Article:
Candida auris: A dangerous germ resistant to drugs, destroyed by super-heated steam
The New York Times published A Mysterious Infection, Spanning the Globe in a Climate of Secrecy, a startling article on the fungus Candida auris, which is at the center of the drug-resistant germ epidemic that’s killing people at increasingly alarming rates across the globe.
The story was disturbing, at best – terrifying, at worst. It featured interviews, statistics, indisputable facts & figures from reputable organizations & individuals – the Center for Disease Control & Prevention (CDC). Doctors. Hospital presidents. Well-respected professors & university studies.
The federal CDC has officially added Candida auris to its short list of germs that are considered “urgent threats” to public safety.
Yet the average American has never even heard the name “Candida auris” and has no idea what it’s capable of or how it might affect them in the near future.
“Nearly half of patients who contract C. auris die within 90 days, according to the C.D.C. Yet the world’s experts have not nailed down where it came from in the first place.”*
The global medical community and many reputable governments have known about the dangers of Candida auris for awhile now. But everyone seems to be afraid to discuss it publicly, because we’re a country that profits from healthcare remedies, not prevention. Perhaps even more important – it’s extremely difficult to eradicate or prevent.
“This hushed panic is playing out in hospitals around the world. Individual institutions and national, state and local governments have been reluctant to publicize outbreaks of resistant infections, arguing there is no point in scaring patients — or prospective ones.”*
But what many healthcare facilities surprisingly haven’t caught onto yet is that while this scary hospital-dwelling “super bug” is resistant to drug treatment and it can also outlive chemical cleaners (both surface sprays & air fumigators). And equally surprising is how simple the solution is: Candida auris is destroyed on contact with super-heated steam.
This nasty fungus can survive when others can’t. It has evolved, building up a tolerance from years of using chemicals and drugs in an attempt to kill it. But something it hasn’t built a tolerance against is steam cleaning.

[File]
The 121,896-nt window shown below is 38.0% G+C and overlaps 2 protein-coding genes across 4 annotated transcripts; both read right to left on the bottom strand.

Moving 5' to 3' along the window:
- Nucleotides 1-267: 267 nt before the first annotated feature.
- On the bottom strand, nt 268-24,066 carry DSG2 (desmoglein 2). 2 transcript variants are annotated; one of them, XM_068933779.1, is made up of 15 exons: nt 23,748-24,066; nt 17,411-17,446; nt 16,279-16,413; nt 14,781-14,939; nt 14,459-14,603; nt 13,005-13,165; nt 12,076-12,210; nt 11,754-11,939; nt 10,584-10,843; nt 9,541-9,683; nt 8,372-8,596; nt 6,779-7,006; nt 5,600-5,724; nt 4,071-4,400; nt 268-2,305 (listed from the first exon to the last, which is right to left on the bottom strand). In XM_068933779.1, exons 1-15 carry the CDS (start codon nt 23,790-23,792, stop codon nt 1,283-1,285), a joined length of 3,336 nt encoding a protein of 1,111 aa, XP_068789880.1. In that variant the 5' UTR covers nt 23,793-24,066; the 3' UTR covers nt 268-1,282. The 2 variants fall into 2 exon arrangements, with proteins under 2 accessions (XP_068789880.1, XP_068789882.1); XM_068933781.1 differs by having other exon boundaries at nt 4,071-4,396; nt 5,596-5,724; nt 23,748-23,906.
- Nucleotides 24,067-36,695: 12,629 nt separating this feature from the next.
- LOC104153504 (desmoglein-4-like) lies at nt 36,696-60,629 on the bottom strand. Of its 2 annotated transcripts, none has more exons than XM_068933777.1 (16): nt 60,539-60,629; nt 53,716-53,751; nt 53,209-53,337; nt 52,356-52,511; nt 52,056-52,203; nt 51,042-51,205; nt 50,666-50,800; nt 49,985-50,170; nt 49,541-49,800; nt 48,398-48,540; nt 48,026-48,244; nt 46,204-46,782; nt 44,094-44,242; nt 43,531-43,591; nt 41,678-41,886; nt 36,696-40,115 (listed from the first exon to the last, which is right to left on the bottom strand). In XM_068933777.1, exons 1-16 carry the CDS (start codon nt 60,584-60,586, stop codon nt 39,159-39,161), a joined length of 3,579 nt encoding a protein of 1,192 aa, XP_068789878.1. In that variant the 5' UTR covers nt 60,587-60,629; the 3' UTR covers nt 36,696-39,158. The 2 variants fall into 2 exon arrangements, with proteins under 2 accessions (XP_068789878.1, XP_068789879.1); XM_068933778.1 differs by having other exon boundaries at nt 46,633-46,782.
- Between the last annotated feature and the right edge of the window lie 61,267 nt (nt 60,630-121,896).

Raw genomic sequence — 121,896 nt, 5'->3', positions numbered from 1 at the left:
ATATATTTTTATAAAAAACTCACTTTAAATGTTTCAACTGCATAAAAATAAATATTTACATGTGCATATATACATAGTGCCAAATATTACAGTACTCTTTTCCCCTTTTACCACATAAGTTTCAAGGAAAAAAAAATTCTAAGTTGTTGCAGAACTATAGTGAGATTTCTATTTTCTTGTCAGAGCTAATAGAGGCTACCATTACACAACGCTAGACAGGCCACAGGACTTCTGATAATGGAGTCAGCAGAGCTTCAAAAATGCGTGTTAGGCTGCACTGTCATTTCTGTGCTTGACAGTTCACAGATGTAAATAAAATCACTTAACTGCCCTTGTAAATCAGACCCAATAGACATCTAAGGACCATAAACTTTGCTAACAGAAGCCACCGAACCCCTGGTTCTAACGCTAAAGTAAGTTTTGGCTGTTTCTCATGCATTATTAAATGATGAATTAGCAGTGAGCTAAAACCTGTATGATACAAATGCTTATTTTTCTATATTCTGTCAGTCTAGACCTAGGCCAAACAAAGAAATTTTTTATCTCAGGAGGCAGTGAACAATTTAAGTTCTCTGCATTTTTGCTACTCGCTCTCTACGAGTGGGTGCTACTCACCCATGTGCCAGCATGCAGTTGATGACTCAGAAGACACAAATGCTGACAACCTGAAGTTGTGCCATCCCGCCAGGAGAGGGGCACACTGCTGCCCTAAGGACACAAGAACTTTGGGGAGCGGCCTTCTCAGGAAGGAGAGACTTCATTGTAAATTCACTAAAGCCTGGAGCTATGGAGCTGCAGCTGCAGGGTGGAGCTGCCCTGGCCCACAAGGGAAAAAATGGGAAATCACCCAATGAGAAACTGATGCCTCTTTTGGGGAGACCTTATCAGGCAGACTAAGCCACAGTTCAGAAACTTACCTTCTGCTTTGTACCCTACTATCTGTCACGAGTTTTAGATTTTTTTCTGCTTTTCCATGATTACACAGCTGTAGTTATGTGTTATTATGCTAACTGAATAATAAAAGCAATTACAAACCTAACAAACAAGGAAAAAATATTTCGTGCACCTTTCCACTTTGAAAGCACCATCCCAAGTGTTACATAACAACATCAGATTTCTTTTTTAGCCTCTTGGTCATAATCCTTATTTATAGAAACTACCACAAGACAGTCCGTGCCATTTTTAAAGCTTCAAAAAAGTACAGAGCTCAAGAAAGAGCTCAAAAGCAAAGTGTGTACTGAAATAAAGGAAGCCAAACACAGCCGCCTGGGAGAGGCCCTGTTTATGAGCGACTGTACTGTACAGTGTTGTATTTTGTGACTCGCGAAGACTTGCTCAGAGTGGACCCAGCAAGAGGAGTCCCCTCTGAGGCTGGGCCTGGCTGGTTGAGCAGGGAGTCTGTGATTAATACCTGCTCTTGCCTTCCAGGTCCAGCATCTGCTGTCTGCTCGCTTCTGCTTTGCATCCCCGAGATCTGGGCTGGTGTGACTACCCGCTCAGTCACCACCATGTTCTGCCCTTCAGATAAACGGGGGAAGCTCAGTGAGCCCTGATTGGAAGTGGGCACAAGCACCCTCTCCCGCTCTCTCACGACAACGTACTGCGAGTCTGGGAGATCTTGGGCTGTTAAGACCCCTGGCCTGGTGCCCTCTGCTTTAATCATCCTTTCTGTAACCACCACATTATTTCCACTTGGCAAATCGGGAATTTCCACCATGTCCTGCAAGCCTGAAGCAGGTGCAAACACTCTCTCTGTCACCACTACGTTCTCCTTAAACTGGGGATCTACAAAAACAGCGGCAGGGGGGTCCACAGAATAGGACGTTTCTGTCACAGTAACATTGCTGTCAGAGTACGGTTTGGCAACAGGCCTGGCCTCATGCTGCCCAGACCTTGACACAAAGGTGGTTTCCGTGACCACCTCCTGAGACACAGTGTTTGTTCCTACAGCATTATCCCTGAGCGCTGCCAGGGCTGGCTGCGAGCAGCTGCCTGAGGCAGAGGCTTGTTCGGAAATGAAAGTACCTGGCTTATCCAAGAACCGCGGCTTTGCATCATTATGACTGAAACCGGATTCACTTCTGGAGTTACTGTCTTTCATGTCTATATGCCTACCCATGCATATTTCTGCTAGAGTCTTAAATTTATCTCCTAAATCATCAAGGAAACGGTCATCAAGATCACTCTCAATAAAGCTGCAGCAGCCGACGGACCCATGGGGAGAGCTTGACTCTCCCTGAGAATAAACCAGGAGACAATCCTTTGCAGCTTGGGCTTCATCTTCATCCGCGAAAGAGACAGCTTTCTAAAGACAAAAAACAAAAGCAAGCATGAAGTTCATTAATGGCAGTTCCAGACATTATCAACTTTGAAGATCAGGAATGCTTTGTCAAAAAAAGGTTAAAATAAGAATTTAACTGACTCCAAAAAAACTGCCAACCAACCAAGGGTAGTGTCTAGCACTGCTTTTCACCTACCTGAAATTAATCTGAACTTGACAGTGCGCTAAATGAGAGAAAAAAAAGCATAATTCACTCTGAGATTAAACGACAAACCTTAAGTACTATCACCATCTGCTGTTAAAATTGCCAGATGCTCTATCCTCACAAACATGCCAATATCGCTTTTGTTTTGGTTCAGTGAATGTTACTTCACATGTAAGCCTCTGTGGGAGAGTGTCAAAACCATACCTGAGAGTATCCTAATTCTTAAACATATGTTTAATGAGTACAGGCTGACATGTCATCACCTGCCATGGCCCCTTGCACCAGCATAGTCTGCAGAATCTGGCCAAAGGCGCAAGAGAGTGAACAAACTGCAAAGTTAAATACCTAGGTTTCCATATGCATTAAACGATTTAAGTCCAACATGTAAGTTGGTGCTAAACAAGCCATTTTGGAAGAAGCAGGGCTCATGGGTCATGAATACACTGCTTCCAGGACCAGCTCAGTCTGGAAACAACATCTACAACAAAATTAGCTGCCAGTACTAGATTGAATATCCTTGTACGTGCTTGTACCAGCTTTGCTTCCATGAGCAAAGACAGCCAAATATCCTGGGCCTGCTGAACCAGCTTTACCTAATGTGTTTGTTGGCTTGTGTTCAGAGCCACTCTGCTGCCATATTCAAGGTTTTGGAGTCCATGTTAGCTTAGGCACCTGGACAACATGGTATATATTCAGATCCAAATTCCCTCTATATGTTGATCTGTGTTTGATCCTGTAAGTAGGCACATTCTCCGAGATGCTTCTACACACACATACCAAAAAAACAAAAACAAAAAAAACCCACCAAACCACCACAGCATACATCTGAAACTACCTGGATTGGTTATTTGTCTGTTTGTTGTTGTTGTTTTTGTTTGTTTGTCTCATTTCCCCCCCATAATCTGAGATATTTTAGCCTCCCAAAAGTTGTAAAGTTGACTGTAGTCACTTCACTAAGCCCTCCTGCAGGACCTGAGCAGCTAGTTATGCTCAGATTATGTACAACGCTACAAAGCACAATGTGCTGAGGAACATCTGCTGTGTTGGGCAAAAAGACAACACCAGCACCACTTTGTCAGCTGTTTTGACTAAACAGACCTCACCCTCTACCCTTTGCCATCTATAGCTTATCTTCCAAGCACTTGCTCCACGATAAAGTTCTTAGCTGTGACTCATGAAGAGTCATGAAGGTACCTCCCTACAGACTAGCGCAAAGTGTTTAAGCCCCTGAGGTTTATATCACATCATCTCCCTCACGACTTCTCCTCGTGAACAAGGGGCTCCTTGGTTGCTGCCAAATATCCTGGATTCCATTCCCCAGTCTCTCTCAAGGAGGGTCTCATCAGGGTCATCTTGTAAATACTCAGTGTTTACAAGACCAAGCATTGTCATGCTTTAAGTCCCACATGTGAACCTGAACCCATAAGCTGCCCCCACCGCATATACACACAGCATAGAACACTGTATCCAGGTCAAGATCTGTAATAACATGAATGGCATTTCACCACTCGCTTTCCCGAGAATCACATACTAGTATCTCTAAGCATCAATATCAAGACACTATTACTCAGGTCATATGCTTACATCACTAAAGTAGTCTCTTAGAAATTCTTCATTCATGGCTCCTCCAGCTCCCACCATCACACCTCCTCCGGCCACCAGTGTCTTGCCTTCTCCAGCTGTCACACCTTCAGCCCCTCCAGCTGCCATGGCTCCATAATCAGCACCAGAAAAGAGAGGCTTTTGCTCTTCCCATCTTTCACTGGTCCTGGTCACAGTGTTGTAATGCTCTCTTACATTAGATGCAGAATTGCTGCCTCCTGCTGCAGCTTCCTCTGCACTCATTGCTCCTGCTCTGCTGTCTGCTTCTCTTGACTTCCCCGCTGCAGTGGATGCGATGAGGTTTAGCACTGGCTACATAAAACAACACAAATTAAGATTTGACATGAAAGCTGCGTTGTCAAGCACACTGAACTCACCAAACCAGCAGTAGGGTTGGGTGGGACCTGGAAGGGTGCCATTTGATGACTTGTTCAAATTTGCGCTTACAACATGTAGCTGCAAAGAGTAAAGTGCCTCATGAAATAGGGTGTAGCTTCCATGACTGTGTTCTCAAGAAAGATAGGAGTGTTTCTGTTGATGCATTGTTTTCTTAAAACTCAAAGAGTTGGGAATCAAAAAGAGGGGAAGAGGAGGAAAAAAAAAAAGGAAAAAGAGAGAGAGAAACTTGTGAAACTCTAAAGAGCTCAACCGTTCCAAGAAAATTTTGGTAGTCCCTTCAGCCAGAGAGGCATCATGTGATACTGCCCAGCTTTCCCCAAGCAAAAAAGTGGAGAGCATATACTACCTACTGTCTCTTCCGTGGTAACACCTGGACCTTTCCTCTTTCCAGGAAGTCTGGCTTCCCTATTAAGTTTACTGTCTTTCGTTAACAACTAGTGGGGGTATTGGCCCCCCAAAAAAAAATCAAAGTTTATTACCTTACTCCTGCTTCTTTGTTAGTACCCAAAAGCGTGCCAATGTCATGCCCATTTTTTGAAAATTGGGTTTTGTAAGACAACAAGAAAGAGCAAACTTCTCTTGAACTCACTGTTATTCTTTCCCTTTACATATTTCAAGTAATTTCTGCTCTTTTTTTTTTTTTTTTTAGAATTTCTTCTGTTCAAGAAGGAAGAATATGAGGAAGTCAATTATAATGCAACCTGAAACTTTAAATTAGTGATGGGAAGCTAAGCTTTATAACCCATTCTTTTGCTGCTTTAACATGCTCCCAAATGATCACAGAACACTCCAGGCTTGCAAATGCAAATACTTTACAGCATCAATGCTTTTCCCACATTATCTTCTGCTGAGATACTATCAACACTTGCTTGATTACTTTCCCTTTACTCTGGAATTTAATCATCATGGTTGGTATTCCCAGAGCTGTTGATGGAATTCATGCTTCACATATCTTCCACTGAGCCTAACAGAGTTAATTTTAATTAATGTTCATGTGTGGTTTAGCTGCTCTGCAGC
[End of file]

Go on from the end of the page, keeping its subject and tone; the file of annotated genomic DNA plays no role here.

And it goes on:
Commercial-grade steam-pressure-vacuum cleaning systems reach high enough temperatures to kill most germs, including Candida auris. They can effectively sanitize many surface areas like stainless steel, metal, concrete, stone, plastic, hospital beds, bathrooms, and many other high-touch areas with only using tap water.
Healthcare acquired infections (HAI) is a $35 billion dollar annual problem in the USA and is the leading cause of healthcare deaths (https://ussteamvac.com/eco-innovations/why-steam/). The solution, recommended by CDC, is proper hygiene and a well-supervised cleaning process – and a mop and bucket cleaning system is not the answer.
Super-heated steam is actually recognized by the CDC for disinfection.
With the standard mop-and-bucket cleaning process, germs are literally spread around, cross-contaminating areas. Steamvac systems kill and extract germs and bacteria simultaneously, leaving nearly any surface clean, sanitized, and dry in one motion. Candida auris has been allowed to sustain and develop because of improper cleaning in the healthcare industry and the solution is simple, efficient, and easy to use.
“Scientists say that unless more effective new medicines are developed and unnecessary use of antimicrobial drugs is sharply curbed, risk will spread to healthier populations. A study the British government funded projects that if policies are not put in place to slow the rise of drug resistance, 10 million people could die worldwide of all such infections in 2050, eclipsing the eight million expected to die that year from cancer.”*
Steamvac cleaning is an incredible green solution, relying solely on regular tap water, heat & pressure technology to disinfect and sanitize.
While the initial investment price of a steam vacuum machine is higher than a bottle of chemical cleaner, the long-run cost savings is significant – in addition to actually being able to destroy the well-armored, drug-resistant killer fungus, Candida auris.